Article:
Last week my kids returned to school and nursery after eight weeks of lockdown and we all breathed a big sigh of relief! They were just as delighted as us to have something to get up for in the morning, a place to go, people to see, experiences to live. The bags were packed the night before and there was palpable excitement in the air.
Life is far from back to normal, but corona cases in Israel had reduced to such a level that the government directed that schools should re-open. In fact, as of today there has only been 268 deaths overall from the virus in Israel compared to 34,466 in the UK. Even with the UK having a population 7.5 times bigger than Israel (66.6 million as opposed to 8.8 million) the figures still show starkly different outcomes.
A few weeks ago, I wrote about the different approaches being adopted by the UK and Israel. The UK only announced last week that people arriving from abroad would start to be quarantined for 14 days from the end of the month and that people should consider wearing face masks in public. These measures have both been in place for some time in Israel.
Despite the reduced risk, parents here still had to decide if they were happy to send their children back to school and for some this required weighing up complex factors.
We are lucky to not have any physical health concerns, so for us the benefit for everyone’s mental health in them going back was a hands-down winner.
Here is what the ‘new normal’ looks like for our school. Classes have been split in two and separated out into different classrooms. Each small grouping never mixes with other kids. They sit at desks 2 metres apart. Their books, pencil cases and water bottles stay on the desk and are wiped down regularly. The kids are allocated a specific toilet to use. The hours are compressed. Their temperatures are taken daily on arrival and parents are not allowed out of their cars and must wear masks. Staff and kids over 7 wear masks on the premises but not in their classrooms. They play outside at break times but are always observed to ensure they don’t get too close to each other.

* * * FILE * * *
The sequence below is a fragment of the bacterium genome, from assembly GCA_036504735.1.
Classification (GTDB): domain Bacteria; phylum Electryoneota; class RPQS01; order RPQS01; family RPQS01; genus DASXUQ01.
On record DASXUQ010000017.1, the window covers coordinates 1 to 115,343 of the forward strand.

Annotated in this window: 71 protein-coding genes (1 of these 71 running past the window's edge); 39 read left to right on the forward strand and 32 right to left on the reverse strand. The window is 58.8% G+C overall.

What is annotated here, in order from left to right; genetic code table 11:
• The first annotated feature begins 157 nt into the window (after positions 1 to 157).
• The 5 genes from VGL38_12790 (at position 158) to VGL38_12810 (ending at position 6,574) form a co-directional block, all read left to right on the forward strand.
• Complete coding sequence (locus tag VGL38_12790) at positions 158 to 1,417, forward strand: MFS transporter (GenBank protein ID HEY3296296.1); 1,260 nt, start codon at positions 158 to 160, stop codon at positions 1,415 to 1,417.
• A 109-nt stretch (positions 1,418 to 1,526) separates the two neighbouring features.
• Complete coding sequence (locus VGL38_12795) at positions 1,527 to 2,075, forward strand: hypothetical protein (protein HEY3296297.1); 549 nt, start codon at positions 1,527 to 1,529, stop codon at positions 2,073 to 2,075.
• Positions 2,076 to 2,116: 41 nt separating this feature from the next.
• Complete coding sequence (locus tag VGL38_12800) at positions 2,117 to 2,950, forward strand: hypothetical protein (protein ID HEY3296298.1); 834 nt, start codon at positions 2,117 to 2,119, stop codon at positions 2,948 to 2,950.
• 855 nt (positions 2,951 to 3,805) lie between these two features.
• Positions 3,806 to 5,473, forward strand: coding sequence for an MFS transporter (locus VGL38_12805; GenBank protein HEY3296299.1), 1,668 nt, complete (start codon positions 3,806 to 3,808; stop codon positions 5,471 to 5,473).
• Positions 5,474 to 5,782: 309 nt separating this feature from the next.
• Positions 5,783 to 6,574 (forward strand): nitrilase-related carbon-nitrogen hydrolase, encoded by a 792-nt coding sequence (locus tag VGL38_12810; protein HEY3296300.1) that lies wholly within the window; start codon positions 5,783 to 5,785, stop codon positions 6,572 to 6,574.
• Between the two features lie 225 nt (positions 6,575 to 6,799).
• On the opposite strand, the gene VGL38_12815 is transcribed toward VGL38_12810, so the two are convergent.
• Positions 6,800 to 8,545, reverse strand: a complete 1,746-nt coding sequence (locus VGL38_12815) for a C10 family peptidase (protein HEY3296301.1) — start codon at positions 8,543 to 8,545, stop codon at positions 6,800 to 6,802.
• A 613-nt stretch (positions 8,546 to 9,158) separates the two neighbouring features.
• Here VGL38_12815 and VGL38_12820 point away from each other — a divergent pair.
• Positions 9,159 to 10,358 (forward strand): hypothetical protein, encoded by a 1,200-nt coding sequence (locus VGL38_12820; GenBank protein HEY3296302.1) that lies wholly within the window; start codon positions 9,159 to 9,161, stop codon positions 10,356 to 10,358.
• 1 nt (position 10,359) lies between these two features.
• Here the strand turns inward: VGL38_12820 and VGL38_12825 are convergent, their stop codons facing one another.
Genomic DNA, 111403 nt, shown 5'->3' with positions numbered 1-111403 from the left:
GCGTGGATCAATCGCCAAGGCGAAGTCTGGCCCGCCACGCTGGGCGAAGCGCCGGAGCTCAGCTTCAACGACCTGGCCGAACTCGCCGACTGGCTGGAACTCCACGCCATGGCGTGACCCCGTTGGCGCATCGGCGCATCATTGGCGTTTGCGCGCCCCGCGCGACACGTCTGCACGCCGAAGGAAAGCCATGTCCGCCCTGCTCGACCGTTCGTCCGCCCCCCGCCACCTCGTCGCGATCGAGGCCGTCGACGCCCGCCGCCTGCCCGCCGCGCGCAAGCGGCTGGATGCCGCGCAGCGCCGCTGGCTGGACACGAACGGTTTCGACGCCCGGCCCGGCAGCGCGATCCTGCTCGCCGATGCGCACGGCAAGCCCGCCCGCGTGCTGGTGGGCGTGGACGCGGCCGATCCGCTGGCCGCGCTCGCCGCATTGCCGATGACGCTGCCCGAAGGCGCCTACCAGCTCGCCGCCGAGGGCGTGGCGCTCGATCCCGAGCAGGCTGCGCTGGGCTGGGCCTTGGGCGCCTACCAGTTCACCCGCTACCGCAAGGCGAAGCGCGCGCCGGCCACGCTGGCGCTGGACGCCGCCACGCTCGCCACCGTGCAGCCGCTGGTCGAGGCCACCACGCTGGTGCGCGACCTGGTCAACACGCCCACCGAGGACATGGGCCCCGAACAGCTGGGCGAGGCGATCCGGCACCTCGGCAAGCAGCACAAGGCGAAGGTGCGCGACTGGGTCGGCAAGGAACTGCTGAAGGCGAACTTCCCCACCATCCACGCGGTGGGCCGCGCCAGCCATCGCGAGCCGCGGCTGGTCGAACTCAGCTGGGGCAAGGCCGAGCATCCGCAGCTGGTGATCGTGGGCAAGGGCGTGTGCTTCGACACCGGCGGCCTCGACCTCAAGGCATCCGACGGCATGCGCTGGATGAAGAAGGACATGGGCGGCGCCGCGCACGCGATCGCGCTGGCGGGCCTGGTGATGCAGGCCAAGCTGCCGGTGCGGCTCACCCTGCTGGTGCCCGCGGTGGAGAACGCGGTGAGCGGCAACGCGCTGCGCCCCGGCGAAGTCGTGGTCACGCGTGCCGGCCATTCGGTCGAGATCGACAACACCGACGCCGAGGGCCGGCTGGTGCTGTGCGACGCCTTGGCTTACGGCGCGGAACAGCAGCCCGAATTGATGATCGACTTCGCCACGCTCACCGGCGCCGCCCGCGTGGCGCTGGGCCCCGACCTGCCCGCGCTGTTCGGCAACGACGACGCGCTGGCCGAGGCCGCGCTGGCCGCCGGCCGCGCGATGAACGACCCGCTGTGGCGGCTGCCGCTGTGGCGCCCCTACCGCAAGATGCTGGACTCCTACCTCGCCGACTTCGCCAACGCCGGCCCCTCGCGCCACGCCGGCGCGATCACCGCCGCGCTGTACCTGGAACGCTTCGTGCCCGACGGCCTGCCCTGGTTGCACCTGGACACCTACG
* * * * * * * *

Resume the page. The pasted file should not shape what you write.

The best thing about it, is that it seems to be working! Most kids have been so delighted at being back at school that they have adopted the new regime with minimal fuss. They’ve seen what eight weeks at home with their parents looks like and this is a riot in comparison. Similarly, the parents are now viewing the teachers as god-like beings and doing a special dance of joy (from our cars) every time we do a drop-off.
I share these details for people in other countries as one example of how the risks might be managed for a return to school. I have been impressed with how the school has swiftly adopted measures that feel proportionate and how the kids got used to these in a flash.
Time will be the test on if it was too soon, but for now we will delight in this ‘new normal’. The shadow of the nine week summer holiday looms large in the not so distant future. Air travel remains the next big hurdle to be overcome and it isn’t at all clear what a ‘new normal’ will look like for this.
Closer to home, we miss our regular jaunts into the West Bank and Spring was a lockdown casualty. This weekend was sweaty and hot with temperatures soaring to 38 degrees and no beaches or swimming pools yet open. Ramadan is still underway and I have buckets of respect for everyone observing it in the heat.
2020 has been like a tornado that has swept us away from life as we knew it. I hope for now, most countries can start to get a bit of let up and mentally recharge in what might be the eye of the storm.